By lex, on October 14th, 2011
A Marine and a Navy medic killed by a U.S. drone airstrike were targeted when Marine commanders in Afghanistan mistook them for Taliban fighters, even though analysts watching the Predator’s video feed were uncertain whether the men were part of an enemy force.
Those are the findings of a Pentagon investigation of the first known case of friendly fire deaths involving an unmanned aircraft, the April 6 attack that killed Marine Staff Sgt. Jeremy Smith, 26, and Navy Hospitalman Benjamin D. Rast, 23.
The 381-page report, which has not been released, concludes that the Marine officers on the scene and the Air Force crew controlling the drone from half a world away were unaware that analysts watching the firefight unfold via live video at a third location had doubts about the targets’ identity…
Smith, Rast and another Marine had separated from the others and had taken cover behind a hedgerow, where they were firing on insurgents in a cluster of nearby buildings.
Infrared cameras on the Predator overhead had picked up heat signatures of the three men and detected muzzle flashes as they fired their weapons at insurgents.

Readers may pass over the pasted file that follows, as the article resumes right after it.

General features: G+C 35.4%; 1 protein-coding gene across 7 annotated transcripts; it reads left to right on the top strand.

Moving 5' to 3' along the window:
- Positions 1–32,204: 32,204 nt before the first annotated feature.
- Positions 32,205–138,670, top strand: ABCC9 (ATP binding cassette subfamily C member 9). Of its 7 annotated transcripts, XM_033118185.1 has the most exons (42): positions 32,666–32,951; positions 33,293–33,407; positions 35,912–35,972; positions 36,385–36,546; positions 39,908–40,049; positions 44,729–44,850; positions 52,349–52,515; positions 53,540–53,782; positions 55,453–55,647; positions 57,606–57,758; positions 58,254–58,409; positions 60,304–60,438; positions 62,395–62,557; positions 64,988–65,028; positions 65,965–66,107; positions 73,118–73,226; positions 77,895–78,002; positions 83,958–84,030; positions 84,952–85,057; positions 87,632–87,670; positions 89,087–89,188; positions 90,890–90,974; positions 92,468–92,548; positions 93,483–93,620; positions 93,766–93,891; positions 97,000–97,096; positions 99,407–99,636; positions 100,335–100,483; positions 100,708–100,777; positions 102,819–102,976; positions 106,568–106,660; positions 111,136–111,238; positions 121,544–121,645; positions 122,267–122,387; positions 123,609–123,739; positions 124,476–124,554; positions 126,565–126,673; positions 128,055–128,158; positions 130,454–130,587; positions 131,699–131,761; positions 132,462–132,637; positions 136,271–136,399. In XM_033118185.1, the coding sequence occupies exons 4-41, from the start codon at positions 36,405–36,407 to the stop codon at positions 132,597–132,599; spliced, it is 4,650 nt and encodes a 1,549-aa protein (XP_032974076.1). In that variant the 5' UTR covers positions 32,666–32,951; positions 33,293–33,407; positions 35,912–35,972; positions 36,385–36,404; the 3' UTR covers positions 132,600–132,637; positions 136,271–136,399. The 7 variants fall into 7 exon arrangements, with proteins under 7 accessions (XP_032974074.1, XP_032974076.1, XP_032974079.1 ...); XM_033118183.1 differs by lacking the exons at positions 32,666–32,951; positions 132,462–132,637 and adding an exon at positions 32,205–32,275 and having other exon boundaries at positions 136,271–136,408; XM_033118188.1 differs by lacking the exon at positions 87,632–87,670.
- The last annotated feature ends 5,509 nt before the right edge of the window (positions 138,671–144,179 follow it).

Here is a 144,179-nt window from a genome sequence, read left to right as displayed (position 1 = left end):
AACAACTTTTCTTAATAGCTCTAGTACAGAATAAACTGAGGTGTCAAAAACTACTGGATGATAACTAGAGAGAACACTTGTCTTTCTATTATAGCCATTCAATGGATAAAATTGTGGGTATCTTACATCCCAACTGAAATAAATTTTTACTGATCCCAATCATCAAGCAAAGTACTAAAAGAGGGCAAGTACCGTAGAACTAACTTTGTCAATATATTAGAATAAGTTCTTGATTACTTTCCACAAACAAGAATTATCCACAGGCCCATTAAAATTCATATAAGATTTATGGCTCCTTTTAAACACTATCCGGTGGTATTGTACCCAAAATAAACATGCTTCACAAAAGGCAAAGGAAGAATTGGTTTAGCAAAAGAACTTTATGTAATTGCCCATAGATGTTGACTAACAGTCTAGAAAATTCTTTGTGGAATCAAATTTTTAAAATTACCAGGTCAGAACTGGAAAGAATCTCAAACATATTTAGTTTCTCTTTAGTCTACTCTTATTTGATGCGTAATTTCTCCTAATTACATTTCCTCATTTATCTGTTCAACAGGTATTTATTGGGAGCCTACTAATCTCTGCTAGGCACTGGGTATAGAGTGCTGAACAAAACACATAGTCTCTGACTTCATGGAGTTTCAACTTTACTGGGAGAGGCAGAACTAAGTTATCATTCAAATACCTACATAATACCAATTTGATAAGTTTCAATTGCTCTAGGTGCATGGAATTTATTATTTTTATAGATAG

Air Force analysts who were watching the live video in Terre Haute, Indiana, noted that the gunfire appeared aimed away from the other Marines, who were behind the three. The analysts reported that gunshots were “oriented to the west, away from friendly forces,” the Pentagon report says.
But the Predator pilot in Nevada and the Marine commanders on the ground “were never made aware” of the analysts’ assessment.
It gives me no pleasure to say this, but I have consistently believed that, despite all of the hoopla surrounding UAVs and the enthusiasm for ridding the skies of manned strike fighters, when troops are in contact and the enemy is danger close, you want the guy dropping the bomb sharing the same battlespace as the guys he’s protecting. On the same frequency, oriented to the same threats. Hearing their voices.
This is not to say that there have never been friendly fire casualties using manned close air support: There have, too many. One is too many.
But there is a certain moral weight that attaches to being the guy above the fight, keenly aware while talking to living people engaged in it, that his efforts could either make things much better, or far worse.
No stateside analysts. No battalion TOCs. Just the guys on the ground, hard pressed. And the guy up above them, desperate to make the right call.
And the certain knowledge of everything that hangs in the balance.